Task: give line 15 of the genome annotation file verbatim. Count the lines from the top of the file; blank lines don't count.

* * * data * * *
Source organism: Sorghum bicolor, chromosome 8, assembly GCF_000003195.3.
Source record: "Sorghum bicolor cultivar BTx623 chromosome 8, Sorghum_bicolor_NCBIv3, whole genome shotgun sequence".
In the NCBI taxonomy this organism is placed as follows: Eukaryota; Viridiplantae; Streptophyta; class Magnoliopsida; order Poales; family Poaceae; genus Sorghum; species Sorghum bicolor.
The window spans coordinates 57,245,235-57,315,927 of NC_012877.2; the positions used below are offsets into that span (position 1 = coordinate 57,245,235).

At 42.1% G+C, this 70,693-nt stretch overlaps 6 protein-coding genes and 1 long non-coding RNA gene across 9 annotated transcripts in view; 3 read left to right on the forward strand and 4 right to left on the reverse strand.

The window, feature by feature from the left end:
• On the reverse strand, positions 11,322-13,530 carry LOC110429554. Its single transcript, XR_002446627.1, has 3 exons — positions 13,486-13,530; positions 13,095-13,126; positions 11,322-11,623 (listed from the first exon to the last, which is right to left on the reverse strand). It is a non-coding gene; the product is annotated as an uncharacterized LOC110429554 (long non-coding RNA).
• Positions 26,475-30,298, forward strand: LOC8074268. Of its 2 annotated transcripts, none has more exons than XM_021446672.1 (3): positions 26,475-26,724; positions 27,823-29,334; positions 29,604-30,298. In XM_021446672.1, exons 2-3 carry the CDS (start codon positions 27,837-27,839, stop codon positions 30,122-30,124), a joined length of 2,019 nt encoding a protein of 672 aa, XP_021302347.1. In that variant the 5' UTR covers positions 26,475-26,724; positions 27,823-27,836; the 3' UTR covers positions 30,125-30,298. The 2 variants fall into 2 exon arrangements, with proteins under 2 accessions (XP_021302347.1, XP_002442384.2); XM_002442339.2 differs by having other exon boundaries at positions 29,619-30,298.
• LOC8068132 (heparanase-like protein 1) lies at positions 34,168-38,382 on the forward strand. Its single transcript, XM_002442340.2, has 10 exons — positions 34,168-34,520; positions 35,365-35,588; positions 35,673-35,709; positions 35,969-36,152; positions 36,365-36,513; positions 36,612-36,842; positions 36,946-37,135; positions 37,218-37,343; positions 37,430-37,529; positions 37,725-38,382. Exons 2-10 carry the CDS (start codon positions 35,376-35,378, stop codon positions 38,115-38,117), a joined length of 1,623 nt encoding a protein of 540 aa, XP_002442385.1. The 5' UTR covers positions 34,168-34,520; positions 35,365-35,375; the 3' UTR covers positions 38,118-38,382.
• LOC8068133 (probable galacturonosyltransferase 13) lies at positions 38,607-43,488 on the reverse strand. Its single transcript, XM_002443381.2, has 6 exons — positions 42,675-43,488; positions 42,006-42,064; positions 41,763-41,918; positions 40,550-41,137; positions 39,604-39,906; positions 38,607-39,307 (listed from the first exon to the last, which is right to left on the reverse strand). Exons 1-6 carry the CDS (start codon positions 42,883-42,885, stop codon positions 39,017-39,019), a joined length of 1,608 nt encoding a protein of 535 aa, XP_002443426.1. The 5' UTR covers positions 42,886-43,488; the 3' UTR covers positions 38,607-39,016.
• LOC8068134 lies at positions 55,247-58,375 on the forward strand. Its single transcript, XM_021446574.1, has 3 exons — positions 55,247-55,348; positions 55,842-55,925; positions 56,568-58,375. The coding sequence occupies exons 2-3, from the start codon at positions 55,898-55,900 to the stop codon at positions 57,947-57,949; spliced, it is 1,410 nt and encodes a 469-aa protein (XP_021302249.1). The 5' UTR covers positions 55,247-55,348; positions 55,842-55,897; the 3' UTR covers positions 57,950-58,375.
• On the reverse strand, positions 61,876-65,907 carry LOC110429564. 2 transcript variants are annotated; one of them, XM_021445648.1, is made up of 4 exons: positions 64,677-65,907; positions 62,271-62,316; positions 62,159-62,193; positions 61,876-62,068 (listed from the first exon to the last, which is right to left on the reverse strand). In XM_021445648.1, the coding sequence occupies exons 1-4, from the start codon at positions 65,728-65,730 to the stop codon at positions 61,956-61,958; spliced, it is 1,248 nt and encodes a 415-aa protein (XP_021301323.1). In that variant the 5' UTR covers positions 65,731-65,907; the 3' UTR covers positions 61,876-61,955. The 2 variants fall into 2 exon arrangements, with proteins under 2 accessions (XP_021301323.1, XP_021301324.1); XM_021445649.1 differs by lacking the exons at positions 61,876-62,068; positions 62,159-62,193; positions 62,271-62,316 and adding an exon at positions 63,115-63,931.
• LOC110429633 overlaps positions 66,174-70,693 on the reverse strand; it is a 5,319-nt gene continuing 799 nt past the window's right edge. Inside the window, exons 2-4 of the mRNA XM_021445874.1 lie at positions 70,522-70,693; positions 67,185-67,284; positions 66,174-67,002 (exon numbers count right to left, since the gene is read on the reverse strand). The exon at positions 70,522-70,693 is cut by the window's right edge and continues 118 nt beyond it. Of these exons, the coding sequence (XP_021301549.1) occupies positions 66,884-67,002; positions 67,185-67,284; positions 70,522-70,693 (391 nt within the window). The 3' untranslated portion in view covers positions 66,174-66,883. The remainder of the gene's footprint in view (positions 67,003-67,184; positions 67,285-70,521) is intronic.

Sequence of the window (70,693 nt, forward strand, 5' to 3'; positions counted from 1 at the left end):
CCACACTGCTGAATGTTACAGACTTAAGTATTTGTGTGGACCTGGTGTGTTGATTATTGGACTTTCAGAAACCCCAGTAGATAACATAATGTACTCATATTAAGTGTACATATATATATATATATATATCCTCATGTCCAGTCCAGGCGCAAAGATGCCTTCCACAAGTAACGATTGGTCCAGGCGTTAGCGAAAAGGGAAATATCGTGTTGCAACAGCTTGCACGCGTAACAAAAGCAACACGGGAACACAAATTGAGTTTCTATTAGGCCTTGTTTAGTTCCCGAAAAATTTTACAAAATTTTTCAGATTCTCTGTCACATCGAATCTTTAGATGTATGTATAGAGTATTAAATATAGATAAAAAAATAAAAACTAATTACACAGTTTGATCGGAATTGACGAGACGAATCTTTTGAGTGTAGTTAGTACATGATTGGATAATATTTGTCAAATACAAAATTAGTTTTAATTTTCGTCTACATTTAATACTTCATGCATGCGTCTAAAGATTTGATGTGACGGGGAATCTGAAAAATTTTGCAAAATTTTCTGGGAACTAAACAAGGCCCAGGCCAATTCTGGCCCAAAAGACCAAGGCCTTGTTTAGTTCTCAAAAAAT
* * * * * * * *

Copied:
CCACACTGCTGAATGTTACAGACTTAAGTATTTGTGTGGACCTGGTGTGTTGATTATTGGACTTTCAGAAACCCCAGTAGATAACATAATGTACTCATATTAAGTGTACATATATATATATATATATATCCTCATGTCCAGTCCAGGCGCAAAGATGCCTTCCACAAGTAACGATTGGTCCAGGCGTTAGCGAAAAGGGAAATATCGTGTTGCAACAGCTTGCACGCGTAACAAAAGCAACACGGGAACACAAATTGAGTTTCTATTAGGCCTTGTTTAGTTCCCGAAAAATTTTACAAAATTTTTCAGATTCTCTGTCACATCGAATCTTTAGATGTATGTATAGAGTATTAAATATAGATAAAAAAATAAAAACTAATTACACAGTTTGATCGGAATTGACGAGACGAATCTTTTGAGTGTAGTTAGTACATGATTGGATAATATTTGTCAAATACAAAATTAGTTTTAATTTTCGTCTACATTTAATACTTCATGCATGCGTCTAAAGATTTGATGTGACGGGGAATCTGAAAAATTTTGCAAAATTTTCTGGGAACTAAACAAGGCCCAGGCCAATTCTGGCCCAAAAGACCAAGGCCTTGTTTAGTTCTCAAAAAAT